Does that sound like it involves big questions about availability and security? Well, a lot of obstacles leaped to mind as I heard the Symform people explain what they’d come up with. But they say that they break everything up into tiny chunks, encrypt it, and distribute it among multiple computers in a redundant fashion–in theory, at least, your data will be protected from snooping eyes (such as those of the people whose computers store it) and will be there when you need it. It’s kind of like a private, secure BitTorrent for your own data; I’m still wrestling with the whole concept of storing confidential data on the computers of random strangers, but it’s an interesting idea on a technical level. (Symform is pitching it as, among other things, a greener approach to disaster recovery–those massive server farms cost a fortune to build, and consume massive amounts of energy.)

Symform is aiming its service at small businesses, and plans to sell it through the independent IT professionals who small companies tend to call on for help; it’ll charge the IT pros about $15 per month, and let them decide how much they charge their customers. At the moment it’s for Windows users only, but the company says it hopes to release a Mac version at some point.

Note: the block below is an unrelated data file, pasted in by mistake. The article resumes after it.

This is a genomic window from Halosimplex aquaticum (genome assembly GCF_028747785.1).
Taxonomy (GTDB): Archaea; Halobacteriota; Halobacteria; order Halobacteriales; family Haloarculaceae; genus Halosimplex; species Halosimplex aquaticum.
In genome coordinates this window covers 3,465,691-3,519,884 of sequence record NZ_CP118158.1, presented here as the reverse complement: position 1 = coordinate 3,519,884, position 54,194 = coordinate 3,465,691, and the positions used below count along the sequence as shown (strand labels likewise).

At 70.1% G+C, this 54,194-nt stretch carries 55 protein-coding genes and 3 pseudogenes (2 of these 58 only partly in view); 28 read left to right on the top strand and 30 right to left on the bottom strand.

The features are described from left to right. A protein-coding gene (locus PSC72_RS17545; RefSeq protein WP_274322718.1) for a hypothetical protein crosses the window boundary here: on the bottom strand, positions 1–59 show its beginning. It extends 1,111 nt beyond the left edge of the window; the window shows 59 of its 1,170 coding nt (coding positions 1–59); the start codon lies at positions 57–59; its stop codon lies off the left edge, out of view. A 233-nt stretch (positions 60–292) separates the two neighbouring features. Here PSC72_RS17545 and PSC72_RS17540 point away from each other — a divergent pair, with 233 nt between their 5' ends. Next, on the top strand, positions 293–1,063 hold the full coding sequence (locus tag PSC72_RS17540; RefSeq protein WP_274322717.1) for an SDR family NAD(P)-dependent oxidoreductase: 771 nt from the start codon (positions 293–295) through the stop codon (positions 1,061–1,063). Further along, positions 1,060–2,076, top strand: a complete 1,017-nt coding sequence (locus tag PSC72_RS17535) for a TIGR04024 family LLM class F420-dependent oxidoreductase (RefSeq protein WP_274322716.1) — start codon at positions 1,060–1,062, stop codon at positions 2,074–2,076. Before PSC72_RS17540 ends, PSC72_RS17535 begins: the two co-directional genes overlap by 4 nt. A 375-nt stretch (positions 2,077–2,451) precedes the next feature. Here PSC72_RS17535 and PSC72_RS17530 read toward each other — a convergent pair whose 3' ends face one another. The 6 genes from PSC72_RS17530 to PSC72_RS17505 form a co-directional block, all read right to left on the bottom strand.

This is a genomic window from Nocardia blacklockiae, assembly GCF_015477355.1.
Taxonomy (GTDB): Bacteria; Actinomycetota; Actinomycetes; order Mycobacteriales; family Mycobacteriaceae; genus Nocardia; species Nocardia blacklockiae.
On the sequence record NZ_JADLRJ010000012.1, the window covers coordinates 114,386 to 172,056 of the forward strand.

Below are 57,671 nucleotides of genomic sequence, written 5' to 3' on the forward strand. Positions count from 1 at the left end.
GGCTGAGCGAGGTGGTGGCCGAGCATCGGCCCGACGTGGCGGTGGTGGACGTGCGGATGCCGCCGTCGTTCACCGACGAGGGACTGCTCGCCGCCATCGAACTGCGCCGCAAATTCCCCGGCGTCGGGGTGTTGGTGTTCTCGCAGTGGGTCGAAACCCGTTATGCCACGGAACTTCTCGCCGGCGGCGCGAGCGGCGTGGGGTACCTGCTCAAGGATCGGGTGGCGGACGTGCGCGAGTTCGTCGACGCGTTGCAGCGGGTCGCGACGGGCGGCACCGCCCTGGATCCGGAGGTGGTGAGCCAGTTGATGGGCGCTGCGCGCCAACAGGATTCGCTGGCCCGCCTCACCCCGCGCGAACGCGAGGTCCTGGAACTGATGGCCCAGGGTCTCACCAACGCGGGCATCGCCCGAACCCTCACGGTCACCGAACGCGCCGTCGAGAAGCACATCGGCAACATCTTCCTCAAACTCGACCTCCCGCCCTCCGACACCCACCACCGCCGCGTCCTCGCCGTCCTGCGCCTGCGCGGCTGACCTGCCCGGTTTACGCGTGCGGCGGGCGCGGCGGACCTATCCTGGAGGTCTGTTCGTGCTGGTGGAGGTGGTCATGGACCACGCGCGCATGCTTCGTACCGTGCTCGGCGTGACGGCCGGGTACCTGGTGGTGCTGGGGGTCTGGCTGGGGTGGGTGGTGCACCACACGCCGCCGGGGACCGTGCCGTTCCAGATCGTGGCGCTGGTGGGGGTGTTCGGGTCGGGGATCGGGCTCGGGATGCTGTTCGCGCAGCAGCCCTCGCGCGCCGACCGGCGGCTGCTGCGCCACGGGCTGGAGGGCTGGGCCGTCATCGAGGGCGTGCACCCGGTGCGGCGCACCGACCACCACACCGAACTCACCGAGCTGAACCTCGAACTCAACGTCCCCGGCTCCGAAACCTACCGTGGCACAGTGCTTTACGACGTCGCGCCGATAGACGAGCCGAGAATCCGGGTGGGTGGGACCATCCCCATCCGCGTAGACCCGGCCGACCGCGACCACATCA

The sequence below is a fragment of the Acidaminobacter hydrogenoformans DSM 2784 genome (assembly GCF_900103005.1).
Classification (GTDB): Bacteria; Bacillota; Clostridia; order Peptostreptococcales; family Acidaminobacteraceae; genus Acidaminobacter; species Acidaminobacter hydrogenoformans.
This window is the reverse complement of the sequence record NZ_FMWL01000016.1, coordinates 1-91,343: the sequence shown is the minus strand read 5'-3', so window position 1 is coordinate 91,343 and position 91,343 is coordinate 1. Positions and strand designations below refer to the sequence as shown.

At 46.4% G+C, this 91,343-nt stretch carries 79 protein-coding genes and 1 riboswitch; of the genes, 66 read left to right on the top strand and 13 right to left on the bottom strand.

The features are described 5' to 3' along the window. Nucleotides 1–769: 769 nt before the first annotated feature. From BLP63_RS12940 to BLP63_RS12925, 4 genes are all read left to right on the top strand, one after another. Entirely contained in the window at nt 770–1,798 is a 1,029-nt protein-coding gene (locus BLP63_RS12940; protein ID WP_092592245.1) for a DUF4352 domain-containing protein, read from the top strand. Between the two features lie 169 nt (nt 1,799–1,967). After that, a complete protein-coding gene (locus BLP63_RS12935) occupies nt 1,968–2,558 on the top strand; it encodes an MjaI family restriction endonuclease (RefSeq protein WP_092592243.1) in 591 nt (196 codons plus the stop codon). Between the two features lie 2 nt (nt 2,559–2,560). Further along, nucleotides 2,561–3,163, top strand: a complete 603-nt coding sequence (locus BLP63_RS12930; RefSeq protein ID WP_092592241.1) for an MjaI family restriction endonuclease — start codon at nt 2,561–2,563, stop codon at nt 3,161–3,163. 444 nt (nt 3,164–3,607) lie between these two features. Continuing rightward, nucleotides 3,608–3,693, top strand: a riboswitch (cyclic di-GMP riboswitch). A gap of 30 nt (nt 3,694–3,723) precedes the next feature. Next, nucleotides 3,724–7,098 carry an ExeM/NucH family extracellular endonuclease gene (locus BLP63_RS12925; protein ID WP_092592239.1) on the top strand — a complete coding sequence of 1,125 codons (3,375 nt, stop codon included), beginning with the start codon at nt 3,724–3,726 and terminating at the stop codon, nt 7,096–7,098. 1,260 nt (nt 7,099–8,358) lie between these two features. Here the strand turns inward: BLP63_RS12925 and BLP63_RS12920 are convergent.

So would you trust your data to a peer-to-peer network?


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How to Save the PC, or at Least Your Bacon

Save the PCTechRepublic’s Jason Hiner has a post up with the provocative title “How to Save the PC,” including a reader petition aimed at Microsoft and Apple. From the name, I thought it involved a strategy for keeping traditional PCs relevant in an era of powerful phones and an almost-omnipresent Internet. But Jason’s crusade is both less lofty and very sensible: He thinks that Windows and OS X should invisibly partition hard disks into separate sections for the operating system, user settings, and user documents and other data, thereby helping to shield irreplaceable  stuff from damage and making it easier to get back up and running if you have an OS catastrophe.